Thursday, April 11, 2013


Meisms: If you feel your cause is worth it, then that's all the validation you need.

Yes, I know. I'm not really writing in this space anymore. But tonight I felt like popping in. Mostly because I was picking up on something and decided I needed to put it down. Mostly for other people, but perhaps a little bit for myself too.

Sometimes you have a dream or you feel called to do something - strongly. It speaks to you, it moves you, it consumes you. It may taper off every once in awhile or almost extinguish itself for a long time. But then you're back to it and you feel like this is really what you need to be doing. The problem is, no one else seems to see it that way. You're not getting the green lights, you feel like you're not getting the feedback you wanted or the feedback you are getting makes it obvious that others just aren't "getting" what you're trying to do (just yet). Or maybe you're not in the "ambitious" stage and people don't understand. Why would you even take this journey if it's mostly because you want to do something on the spiritual (rather than material) level? Who does this to be artistically ambitious rather than ambitious in the "careerist" sense of the word? The truth is you're both, but you're not willing to put one before the other. Your priority is to make a difference, to inspire change, and to uplift people. So that means you're doing this differently and people misunderstand and misjudge, and you're never quite validated by your peers the way you should be.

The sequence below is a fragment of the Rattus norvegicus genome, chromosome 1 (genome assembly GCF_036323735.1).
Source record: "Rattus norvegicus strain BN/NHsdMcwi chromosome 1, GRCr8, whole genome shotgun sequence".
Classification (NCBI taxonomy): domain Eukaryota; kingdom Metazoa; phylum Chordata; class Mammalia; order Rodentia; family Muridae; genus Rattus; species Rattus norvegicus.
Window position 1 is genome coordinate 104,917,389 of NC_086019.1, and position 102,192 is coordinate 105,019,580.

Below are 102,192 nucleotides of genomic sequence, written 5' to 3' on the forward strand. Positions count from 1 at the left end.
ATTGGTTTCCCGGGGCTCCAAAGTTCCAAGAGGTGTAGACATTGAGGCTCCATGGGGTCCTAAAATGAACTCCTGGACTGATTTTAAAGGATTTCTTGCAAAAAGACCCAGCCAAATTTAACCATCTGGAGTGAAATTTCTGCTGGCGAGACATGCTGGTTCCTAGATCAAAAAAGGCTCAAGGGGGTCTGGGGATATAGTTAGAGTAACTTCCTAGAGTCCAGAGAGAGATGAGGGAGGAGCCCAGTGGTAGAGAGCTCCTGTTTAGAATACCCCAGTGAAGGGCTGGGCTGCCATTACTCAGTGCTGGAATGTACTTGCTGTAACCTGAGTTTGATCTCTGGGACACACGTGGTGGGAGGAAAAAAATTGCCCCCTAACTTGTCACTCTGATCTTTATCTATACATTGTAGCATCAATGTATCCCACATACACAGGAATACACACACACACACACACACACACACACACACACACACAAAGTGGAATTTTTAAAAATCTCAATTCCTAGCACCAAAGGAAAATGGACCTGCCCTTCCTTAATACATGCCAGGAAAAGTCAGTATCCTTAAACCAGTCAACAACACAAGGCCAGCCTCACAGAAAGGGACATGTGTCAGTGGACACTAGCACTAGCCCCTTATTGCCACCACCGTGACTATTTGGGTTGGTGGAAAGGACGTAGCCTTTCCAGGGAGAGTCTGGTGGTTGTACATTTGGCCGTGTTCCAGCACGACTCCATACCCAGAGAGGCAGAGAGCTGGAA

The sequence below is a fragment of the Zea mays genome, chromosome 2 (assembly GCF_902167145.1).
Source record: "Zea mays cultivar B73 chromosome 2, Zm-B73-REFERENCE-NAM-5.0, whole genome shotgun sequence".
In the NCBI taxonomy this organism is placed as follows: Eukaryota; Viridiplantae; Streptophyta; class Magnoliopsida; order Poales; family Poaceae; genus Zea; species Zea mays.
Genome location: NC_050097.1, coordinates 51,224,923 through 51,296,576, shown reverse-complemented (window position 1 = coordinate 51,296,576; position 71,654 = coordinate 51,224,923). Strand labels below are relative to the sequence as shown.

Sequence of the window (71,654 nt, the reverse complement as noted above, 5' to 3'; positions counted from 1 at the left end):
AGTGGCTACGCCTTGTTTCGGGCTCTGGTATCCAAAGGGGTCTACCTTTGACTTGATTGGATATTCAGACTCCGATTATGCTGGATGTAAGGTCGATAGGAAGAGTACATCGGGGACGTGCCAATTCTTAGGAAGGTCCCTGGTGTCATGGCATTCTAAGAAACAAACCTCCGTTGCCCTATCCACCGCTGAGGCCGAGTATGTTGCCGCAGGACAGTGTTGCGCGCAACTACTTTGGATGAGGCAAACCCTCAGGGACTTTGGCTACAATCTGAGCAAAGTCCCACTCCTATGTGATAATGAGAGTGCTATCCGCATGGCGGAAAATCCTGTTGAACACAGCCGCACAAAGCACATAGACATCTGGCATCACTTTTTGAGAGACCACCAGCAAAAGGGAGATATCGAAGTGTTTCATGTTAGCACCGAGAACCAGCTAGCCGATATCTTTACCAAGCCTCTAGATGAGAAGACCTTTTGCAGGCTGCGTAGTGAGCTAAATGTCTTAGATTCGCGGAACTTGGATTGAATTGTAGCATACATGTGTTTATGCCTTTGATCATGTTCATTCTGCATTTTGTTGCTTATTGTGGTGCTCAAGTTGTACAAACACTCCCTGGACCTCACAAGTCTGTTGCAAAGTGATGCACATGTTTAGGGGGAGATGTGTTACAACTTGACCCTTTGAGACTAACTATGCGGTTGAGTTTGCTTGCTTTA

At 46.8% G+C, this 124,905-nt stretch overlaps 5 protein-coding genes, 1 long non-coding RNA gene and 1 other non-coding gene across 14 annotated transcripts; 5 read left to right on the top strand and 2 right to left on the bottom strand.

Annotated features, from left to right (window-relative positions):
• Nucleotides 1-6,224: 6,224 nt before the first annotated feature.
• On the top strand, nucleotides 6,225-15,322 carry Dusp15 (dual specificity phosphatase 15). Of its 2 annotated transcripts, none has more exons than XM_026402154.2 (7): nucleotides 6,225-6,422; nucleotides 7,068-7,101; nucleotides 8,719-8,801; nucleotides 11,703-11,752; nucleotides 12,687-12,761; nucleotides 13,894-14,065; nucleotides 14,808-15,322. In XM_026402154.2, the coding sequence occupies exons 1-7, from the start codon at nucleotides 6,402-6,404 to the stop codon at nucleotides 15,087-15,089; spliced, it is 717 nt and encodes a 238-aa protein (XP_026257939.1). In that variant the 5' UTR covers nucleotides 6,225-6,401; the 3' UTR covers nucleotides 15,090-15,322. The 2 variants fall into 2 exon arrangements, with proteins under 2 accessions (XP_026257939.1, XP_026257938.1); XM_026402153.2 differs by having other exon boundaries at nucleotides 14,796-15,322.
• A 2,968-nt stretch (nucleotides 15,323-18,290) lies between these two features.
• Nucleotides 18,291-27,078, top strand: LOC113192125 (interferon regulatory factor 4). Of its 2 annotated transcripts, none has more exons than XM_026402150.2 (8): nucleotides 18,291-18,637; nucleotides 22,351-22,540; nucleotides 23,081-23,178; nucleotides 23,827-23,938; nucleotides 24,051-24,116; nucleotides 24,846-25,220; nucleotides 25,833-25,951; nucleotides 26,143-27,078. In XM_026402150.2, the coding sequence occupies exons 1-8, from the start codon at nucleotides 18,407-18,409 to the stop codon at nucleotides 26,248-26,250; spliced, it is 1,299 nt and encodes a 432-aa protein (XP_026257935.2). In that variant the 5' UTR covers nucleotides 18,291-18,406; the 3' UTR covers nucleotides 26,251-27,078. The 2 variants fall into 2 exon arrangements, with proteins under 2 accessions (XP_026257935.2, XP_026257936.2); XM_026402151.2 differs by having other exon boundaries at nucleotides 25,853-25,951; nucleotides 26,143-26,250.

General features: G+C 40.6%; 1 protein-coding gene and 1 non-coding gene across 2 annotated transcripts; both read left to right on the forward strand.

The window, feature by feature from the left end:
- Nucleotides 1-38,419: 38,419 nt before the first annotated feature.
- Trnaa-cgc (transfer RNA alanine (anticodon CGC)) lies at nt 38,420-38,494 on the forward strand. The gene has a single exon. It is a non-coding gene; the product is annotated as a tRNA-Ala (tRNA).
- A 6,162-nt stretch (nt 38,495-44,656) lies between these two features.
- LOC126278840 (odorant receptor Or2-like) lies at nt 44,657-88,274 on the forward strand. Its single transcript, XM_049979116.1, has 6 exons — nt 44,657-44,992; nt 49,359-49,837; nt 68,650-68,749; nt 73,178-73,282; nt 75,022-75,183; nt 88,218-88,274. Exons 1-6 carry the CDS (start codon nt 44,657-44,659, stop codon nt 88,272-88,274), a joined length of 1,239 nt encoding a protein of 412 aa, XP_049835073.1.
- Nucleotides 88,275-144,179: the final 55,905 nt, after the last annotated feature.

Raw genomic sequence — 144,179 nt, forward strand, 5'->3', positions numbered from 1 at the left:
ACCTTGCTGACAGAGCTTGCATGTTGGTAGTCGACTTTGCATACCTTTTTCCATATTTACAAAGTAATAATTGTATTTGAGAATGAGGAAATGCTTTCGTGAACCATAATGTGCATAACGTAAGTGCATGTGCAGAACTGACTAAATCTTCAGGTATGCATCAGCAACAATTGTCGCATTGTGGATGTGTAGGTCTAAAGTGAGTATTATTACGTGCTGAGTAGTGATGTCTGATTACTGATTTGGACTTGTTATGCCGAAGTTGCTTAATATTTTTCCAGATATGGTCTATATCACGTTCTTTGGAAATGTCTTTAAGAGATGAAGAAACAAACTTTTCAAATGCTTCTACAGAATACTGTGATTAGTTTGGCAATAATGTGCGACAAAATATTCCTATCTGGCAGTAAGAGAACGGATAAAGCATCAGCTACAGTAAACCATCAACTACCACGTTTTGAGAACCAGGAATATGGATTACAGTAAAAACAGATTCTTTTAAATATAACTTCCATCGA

I'm not being arrogant here because I'm not really just talking about myself. I see it a lot. I have seen it a lot. There are a few who get the external validation they should or reach that level of "careerist success" the material world has defined for us. But quite a few of the most inspiring, the ones with the brightest inner lights, and those striving for the "cause" rather than the "career," get overlooked and dismissed. Okay, so maybe some of those striving for the "career" instead of the "cause" get overlooked too, but it may not hurt as much. They don't have a calling at stake, or a soul contract to fulfill, or a bunch of obstacles they're trying to overcome in order to accomplish what they feel is their destiny.

I recently read a book called Behind the Mountains. It's based on the proverb "behind the mountains are more mountains." What that's really saying is you're always going to face obstacles - no matter how many you've overcome or stood at the top of screaming "I did it." Someone or some set of social forces is not going to support you or "get" you or even want to see your ambitions from your eyes. So what? If you feel what you're doing (and how you're doing it) is what you're supposed to be doing, you'll keep climbing. And if the only mountain you keep climbing is the one no one else can see, then you're succeeding. You're validated. Because it's the only one that will teach you how to overcome the Self others want you to be.